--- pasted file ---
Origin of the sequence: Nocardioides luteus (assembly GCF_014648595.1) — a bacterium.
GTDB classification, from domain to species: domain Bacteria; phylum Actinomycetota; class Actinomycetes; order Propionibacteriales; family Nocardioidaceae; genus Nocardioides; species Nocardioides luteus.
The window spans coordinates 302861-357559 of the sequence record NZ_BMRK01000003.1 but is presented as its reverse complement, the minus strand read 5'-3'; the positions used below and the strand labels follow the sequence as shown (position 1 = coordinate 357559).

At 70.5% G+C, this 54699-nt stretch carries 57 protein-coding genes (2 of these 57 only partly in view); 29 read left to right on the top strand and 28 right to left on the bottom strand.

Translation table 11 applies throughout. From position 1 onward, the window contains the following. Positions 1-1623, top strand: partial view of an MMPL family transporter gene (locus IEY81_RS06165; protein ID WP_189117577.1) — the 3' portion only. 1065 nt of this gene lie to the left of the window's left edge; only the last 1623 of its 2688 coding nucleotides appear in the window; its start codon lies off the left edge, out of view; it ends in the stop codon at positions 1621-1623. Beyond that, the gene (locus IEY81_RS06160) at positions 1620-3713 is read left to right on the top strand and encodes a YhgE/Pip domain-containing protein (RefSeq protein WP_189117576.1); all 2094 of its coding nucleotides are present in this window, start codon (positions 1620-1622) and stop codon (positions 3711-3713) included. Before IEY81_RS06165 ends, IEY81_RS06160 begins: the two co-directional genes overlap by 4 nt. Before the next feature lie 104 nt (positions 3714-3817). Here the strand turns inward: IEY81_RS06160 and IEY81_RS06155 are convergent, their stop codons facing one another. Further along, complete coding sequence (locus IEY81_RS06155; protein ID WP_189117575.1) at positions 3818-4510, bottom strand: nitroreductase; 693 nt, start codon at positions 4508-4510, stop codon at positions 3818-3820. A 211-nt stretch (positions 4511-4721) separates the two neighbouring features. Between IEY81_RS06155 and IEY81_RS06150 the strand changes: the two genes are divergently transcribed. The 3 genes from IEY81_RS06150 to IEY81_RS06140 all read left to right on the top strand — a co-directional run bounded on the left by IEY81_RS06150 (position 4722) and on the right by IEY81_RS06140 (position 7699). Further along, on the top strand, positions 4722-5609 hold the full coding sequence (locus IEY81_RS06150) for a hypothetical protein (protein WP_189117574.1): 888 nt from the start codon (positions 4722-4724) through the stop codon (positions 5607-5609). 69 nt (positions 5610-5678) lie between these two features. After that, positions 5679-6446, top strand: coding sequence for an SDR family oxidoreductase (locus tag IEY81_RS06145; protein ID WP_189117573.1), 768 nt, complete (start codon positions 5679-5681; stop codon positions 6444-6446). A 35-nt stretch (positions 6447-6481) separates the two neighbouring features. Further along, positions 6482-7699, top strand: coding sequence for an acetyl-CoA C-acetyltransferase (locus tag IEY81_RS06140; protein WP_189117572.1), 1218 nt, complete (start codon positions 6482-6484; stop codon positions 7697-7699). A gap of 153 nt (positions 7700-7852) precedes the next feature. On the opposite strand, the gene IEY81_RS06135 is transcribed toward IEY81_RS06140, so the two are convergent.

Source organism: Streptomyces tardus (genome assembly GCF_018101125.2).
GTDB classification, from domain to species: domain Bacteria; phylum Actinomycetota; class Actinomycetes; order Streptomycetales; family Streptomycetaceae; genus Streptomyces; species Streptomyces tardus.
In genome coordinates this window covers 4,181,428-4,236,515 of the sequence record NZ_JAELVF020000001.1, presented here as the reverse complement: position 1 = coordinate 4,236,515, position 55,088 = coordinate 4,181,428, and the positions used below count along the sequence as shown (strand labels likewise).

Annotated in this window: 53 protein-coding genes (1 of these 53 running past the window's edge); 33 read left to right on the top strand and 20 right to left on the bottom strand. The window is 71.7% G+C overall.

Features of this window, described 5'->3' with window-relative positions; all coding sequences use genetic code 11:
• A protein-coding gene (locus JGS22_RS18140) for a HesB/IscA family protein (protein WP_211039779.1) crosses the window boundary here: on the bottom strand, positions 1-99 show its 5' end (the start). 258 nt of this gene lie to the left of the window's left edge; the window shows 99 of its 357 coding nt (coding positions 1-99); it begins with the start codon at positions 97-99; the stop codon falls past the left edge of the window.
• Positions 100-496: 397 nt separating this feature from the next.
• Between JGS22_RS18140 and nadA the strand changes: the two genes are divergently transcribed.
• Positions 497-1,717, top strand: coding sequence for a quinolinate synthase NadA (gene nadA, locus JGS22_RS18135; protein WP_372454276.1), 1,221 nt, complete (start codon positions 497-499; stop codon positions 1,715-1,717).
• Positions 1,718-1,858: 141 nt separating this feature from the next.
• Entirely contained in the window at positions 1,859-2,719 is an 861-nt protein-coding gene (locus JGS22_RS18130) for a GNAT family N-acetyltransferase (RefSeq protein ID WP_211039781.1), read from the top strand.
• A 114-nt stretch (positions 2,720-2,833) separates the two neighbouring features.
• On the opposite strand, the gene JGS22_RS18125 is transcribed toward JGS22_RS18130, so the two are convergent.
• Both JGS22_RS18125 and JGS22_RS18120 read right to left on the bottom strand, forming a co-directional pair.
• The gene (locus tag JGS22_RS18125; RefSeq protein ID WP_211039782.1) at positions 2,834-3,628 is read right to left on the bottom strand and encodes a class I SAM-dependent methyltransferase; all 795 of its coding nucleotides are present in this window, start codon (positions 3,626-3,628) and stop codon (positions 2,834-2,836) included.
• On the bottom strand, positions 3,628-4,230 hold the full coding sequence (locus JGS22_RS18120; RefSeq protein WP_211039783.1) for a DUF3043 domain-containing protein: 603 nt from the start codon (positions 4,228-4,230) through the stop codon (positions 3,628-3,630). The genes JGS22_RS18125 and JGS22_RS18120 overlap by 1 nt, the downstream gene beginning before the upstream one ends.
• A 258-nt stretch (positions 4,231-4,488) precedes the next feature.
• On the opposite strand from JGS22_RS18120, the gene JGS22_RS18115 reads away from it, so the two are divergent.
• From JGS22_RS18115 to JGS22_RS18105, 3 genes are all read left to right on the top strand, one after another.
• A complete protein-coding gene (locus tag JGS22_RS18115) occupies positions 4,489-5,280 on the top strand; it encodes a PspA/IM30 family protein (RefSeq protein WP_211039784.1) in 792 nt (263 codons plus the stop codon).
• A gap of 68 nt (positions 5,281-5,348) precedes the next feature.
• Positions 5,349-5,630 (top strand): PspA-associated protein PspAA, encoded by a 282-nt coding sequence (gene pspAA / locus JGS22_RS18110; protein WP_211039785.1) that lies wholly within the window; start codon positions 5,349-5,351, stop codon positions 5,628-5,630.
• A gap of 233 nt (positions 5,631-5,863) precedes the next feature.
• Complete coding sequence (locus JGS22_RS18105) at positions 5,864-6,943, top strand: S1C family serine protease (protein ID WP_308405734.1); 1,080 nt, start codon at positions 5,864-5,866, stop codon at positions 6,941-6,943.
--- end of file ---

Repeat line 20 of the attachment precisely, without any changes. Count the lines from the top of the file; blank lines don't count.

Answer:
• The gene (locus tag JGS22_RS18125; RefSeq protein ID WP_211039782.1) at positions 2,834-3,628 is read right to left on the bottom strand and encodes a class I SAM-dependent methyltransferase; all 795 of its coding nucleotides are present in this window, start codon (positions 3,626-3,628) and stop codon (positions 2,834-2,836) included.